Dalwhinnie 25yo 1987 – 52.1%
God, I love Dalwhinnie. It’s not the cheapest whisky out there, nor is it the flashiest. It doesn’t come draped in jewel-encrusted, oak boxes and it doesn’t come soiled by marketing flannel. It’s not even massively high quality, if I’m honest. It just sits there on the A9 and gets on with the business of making solid whisky and looking after visitors. Consistency; that’s the key, old chums, consistency. What? Winter’s Gold? Never fucking heard of it. Shut up.
If you’ve ever made the wonderful journey up to Inverness, there’s a good chance you’ve been past the Dalwhinnie distillery. Surrounded by flora-rich Highland terrain and colder than a witch’s tit, there are few sights that bring more of a glow to this icy, shrivelled walnut I call a heart.
Like a good number of Diageo distilleries, Dalwhinnie produces very little in the way of regular official bottlings. You’ll get their 15 year old (found everywhere), the oloroso-finished Distillers Edition (found mostly online) and, apparently, Winter’s Gold (found mostly in bins).
Every so often, the professional piss-takers at Diageo will throw out an older version as part of their yearly Special Releases to appeal to a small number of hardcore fans, although you’ll need to be willing to part with a fair chunk of your hard-earned to get your hands on a bottle. That cunning combination of limited demand and questionable pricing is why, more than five years after release, you can easily get your hands on a bottle of today’s dram.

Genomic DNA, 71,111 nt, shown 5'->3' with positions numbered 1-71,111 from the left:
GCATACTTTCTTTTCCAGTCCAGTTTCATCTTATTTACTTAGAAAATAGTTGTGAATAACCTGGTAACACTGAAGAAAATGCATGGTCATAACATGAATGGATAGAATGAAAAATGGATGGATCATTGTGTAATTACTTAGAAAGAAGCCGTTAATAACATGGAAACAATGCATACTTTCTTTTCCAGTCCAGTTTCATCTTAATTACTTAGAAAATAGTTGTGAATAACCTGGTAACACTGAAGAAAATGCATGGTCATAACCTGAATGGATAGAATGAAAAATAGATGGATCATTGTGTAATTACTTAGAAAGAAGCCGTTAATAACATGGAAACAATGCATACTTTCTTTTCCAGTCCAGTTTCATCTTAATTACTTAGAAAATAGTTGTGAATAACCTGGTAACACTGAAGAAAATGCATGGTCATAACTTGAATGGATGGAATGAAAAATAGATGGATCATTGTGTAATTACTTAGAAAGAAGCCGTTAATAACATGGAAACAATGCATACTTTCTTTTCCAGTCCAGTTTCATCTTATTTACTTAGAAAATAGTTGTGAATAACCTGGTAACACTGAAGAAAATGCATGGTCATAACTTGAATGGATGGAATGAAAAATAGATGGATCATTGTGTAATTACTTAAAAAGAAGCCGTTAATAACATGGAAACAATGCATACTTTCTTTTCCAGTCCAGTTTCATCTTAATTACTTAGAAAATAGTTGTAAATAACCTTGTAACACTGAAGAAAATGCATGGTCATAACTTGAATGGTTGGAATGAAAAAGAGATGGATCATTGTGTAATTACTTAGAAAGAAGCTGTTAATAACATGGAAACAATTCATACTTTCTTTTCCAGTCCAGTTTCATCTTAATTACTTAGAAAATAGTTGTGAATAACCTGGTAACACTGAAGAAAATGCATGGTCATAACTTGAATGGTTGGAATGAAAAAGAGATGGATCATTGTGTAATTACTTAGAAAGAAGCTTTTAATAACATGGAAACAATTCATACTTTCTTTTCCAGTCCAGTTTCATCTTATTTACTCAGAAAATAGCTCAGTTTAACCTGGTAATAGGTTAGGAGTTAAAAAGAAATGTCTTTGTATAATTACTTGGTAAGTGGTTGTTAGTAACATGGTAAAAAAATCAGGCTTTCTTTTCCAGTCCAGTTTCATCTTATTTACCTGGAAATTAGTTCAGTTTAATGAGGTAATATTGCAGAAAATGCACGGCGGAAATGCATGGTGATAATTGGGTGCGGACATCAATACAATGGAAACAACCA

- Despite its rugged surroundings, Dalwhinnie’s proximity to a major trunk road means you’re far less likely to be sexually harassed by a farmer.
- Despite its rugged surroundings, Dalwhinnie’s proximity to a major trunk road means you’re far more likely to be murdered by a truck driver.
- Winter’s Gold was a vicious rumour started by a panicked brand ambassador in an attempt to make Mortlach appear less shit.
Nose: Big old whiff of heather honey, followed by malted milk biscuits, marzipan and a hint of allspice. Beeswax and a hint of snuffed candles as it opens up.
Palate: That wax from the nose is more evident, but the heather honey is the dominant force here. A decent amount of oak, flashes of cinnamon, some more honey and a good dose of roasted chestnuts.
Finish: Gentle but prolonged. Honeyed with spiced rice pudding and more of that gentle oak.
Thoughts: A real dark horse, but not for everyone. Hardcore Dalwhinnie fans (all eight of us) will really love this.
The best Dalwhinnie I’ve ever tried. As much as it pains me, it’s got to lose a bit of ground because of the high price and niche appeal, but this is within touching distance of greatness.